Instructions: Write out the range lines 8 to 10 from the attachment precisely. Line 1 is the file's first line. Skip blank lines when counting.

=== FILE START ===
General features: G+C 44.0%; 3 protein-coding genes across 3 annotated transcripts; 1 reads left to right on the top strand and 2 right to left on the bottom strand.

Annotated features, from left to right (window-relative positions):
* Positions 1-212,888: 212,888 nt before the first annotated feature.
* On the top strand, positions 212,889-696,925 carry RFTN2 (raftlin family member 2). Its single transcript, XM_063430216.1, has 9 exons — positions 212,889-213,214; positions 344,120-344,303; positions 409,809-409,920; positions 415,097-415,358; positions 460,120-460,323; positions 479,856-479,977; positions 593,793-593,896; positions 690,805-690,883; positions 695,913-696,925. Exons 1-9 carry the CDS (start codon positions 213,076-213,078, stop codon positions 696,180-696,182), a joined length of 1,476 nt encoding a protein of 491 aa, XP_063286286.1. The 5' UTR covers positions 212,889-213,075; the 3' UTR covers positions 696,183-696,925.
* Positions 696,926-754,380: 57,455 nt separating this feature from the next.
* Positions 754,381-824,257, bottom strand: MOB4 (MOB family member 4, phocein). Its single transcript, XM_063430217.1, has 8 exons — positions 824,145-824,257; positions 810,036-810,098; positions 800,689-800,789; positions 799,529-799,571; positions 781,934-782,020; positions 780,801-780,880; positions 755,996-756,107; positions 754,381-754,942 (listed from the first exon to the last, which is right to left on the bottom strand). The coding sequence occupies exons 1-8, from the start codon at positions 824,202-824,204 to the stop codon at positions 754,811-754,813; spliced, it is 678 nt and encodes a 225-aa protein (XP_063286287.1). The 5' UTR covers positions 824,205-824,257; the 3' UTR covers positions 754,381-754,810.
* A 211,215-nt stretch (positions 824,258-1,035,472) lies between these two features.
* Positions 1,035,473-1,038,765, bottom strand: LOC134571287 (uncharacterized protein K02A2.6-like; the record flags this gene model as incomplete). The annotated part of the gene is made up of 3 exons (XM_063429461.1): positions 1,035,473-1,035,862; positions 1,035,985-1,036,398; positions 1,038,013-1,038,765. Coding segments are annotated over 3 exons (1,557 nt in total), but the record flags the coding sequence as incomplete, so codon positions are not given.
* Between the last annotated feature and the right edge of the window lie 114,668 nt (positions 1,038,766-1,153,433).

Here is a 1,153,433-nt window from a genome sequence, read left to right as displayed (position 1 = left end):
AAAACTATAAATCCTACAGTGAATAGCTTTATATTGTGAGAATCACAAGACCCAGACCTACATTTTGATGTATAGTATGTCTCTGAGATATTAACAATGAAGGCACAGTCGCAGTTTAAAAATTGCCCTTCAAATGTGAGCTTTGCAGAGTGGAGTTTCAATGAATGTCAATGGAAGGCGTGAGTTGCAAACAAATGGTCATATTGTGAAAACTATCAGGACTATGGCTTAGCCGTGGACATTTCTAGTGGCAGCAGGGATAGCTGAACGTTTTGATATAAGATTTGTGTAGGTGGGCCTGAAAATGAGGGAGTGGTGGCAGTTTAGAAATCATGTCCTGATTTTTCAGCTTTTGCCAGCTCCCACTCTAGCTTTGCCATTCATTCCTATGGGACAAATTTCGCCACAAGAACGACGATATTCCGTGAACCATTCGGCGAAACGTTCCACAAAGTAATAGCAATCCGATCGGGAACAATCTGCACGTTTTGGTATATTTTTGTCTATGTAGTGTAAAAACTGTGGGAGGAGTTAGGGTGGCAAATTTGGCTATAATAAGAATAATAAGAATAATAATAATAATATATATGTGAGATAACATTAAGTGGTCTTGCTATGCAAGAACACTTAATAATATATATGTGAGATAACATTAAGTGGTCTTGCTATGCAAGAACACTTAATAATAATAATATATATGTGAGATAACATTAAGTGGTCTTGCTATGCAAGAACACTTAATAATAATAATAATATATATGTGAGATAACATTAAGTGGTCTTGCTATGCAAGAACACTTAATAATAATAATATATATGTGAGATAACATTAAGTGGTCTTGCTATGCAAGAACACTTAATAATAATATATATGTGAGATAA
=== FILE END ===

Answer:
* Positions 1,035,473-1,038,765, bottom strand: LOC134571287 (uncharacterized protein K02A2.6-like; the record flags this gene model as incomplete). The annotated part of the gene is made up of 3 exons (XM_063429461.1): positions 1,035,473-1,035,862; positions 1,035,985-1,036,398; positions 1,038,013-1,038,765. Coding segments are annotated over 3 exons (1,557 nt in total), but the record flags the coding sequence as incomplete, so codon positions are not given.
* Between the last annotated feature and the right edge of the window lie 114,668 nt (positions 1,038,766-1,153,433).

Here is a 1,153,433-nt window from a genome sequence, read left to right as displayed (position 1 = left end):